Gannett (GCI): Maintains 5 STARS (buy)
Analyst: William Donald
Gannett posted first-quarter earnings per share of $1.00, vs. 93 cents, a penny better than S&P's estimate, as revenues rose 11%. All segments grew, with particular strength in print and online classified advertising, which climbed nearly 13%. Despite higher newsprint and benefit costs, net income rose 9.8%. S&P is maintaining the 2004 and 2005 earnings per share estimates of $5.15 and $6.00, respectively. At 18 times and and 15 times S&P's 2004 and 2005 estimates, Gannett is well below peer p-e averages. S&P's 12-month target price of $106 assumes forward
price-earnings ratios will remain at current levels. With a 1.1% current dividend yield, S&P would buy the shares.
New York Times (NYT): Maintains 3 STARS (hold)
Analyst: William Donald
New York Times' first-quarter earnings per share of 38 cents is a penny over S&P's estimate, vs. a year-ago's 45 cents, after 7 cents of unusual gains. Revenues rose 2.3%, but S&P thinks an increase of 5.8% for March alone indicates continuing improving trends. The company's operating margin narrowed to 13.6%, from 15.6%, mostly on costs of expansion, newsprint, and benefits. S&P still sees $2.09 for full-year 2004 and a 19% advance to $2.48 for 2005. S&P is raising the 12-month target price by $3, to $53, based on projected forward p-e ratios of 21 and 18, which is aligned with historical peer relationships.
Advanced Micro Devices (AMD): Reiterates 3 STARS (hold)
Analyst: Thomas Smith, CFA
Advanced Micro announced a settlement of patent claims with Intergraph. The microprocessor maker will pay Intergraph $10 million, plus 2% of profits from microprocessor sales for three years (2005-07), with a cap of $5 million per year, making for a total cap of $25 million. S&P estimates the $10 million charge would shave about 2 cents off second-quarter earnings per share. Excluding the charge, S&P still sees Advanced Micro's 2004 earnings per share at 40 cents and 2005's at 70 cents, reflecting S&P's forecast of a chip industry expansion. S&P estimates breakeven results on an S&P Core Earnings basis for 2004. Advanced Micro plans to report first-quarter earnings on April 14.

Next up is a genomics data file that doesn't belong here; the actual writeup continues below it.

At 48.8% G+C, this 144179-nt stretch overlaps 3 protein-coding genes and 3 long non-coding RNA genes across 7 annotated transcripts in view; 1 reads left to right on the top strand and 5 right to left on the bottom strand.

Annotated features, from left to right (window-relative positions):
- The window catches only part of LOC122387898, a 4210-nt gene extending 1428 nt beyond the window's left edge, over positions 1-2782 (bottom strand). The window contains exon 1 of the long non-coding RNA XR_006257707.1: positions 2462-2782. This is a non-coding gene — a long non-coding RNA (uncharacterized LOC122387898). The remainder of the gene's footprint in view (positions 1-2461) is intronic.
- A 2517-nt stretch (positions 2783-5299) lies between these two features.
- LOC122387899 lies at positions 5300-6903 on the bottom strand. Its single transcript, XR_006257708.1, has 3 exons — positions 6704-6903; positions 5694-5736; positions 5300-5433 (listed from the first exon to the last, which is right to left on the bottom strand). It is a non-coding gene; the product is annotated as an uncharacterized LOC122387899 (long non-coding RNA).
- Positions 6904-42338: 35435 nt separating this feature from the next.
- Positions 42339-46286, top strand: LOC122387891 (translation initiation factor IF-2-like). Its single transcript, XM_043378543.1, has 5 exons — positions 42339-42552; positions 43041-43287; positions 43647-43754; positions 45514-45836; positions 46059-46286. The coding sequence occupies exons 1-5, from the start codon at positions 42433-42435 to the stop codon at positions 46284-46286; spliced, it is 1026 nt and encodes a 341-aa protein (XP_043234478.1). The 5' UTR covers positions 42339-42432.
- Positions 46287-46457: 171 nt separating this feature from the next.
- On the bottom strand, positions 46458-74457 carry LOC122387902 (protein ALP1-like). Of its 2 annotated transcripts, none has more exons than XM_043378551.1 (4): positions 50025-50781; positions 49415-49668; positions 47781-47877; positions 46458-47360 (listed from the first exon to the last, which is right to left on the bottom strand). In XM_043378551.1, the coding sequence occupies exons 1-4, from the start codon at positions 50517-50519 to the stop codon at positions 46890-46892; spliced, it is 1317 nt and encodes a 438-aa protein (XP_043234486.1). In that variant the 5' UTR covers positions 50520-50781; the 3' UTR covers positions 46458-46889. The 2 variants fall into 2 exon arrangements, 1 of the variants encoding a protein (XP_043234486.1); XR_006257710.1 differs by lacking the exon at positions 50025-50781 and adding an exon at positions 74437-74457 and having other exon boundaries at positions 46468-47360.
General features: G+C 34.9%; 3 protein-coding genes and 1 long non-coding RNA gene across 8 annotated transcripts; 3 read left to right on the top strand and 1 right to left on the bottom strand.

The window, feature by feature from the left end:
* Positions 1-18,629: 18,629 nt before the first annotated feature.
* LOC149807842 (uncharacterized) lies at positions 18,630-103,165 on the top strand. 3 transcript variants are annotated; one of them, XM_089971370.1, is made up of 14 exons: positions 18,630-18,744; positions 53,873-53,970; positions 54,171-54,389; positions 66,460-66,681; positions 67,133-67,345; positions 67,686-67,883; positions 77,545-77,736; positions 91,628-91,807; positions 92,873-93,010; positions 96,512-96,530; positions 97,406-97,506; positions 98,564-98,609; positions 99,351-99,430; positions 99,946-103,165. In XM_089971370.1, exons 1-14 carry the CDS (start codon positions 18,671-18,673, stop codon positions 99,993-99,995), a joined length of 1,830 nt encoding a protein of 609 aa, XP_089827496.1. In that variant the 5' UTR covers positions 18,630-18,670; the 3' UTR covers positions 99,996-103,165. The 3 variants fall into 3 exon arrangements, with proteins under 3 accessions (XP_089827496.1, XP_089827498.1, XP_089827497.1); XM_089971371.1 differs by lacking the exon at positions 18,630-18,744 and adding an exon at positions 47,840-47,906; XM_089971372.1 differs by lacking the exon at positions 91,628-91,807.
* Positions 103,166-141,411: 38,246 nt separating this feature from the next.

Allied Capital (ALD): Upgrades to 3 STARS (hold) from 2 STARS (avoid)
Analyst: Robert Hansen, CFA
S&P thinks Allied Capital's shares have dropped in the last several days on concerns that portfolio growth may slow on potentially increased competition from hedge funds for mezzanine investments and a higher level of loan prepayments. But S&P sees higher prepayment fees and gains on warrants in 2004, and expects a special dividend in first-quarter 2005 from the realized gain on the sale of Hillman. S&P is leaving its 2004 earnings per share estimate at $2.50, and is keeping the 12-month target price at $28, which is 11 times the 2004 earnings per share estimate. S&P would hold the shares based Allied's appropriate valuation and attractive dividend.
Crescent Real Estate (CEI): Upgrades to 3 STARS (hold) from 2 STARS (avoid)
Analyst: Raymond Mathis
After a significant decline in recent trading, the real estate investment trust's shares have moved closer to S&P's $15 target price. The dividend yield has grown to 9.8%, a level S&P believes adequately reflects the risks involved with Crescent's dividend coverage. Also, the stock recently fell to a discount to S&P's $17 estimate of net asset value per share. S&P believe Crescent's underperformance relative to diversified REIT peers is now fairly priced into the shares, and thinks further downside risk should be mitigated by the attractive yield.
AnnTaylor Stores (ANN): Upgrades to 4 STARS (accumulate) from 3 STARS (hold)
Analyst: Marie Driscoll, CFA
Ann Taylor posted strong March sales momentum at AnnTaylor Loft stores and lifted earnings guidance again, aided by increased full-priced selling, higher merchandise margins, and leveraging of fixed costs. S&P looks for continued incremental improvement at Ann Taylor, with Loft stores executing particularly well. S&P is raising the fiscal 2005 (Jan.) earnings per share estimate to $2.61, from $2.53 and is upping the fiscal 2006 estimate to $3.00, from $2.91. Also, S&P is raising the 12-month target price by $2, to $48, or 16 times S&P's fiscal 2006 estimate, based on the retailer's five-year average forward p-e. The shares trade at a 25% discount to peers based on fiscal 2005 estimates.
Countrywide Financial (CFC): Maintains 4 STARS (accumulate)
Analyst: Erik Eisenstein
Countrywide's loan fundings during March reached $32.3 billion, up from $23.3 billion in February but just a bit below S&P's expecations. S&P is lowering the first-quarter earnings per share estimate to $2.52, from $2.55 and is lowering the 2004 estimate to $10.72, from $10.88, reflecting as well the recent rise in long-term rates. In addition, S&P is initiating a 2005 earnings per share estimate of $11.14, based on the projection of a weaker overall mortgage origination market but better performance in Countrywide's servicing portfolio. S&P's 12-month target price is $97, reflecting a 0.87 p-e-to-growth ratio off S&P's 2005 estimate and 10% five-year earnings per share growth forecast.
Microsoft (MSFT): Reiterates 5 STARS (buy)
Analyst: Jonathan Rudy, CFA
Microsoft has agreed to pay $440 million to settle a patent infringement lawsuit by InterTrust Technologies. The settlement grants Microsoft a license to InterTrust's patents on digital-rights management for protecting movies, music, and other digital content against piracy. S&P believes Microsoft's efforts to settle significant outstanding suits will enable the company to utilize its $52 billion in cash and short-term investments to benefit shareholders via an increased annual or special dividend and significant stock buybacks. S&P would buy Microsoft at a discount to S&P's
discounted cash-flow-derived 12-month target price of $35.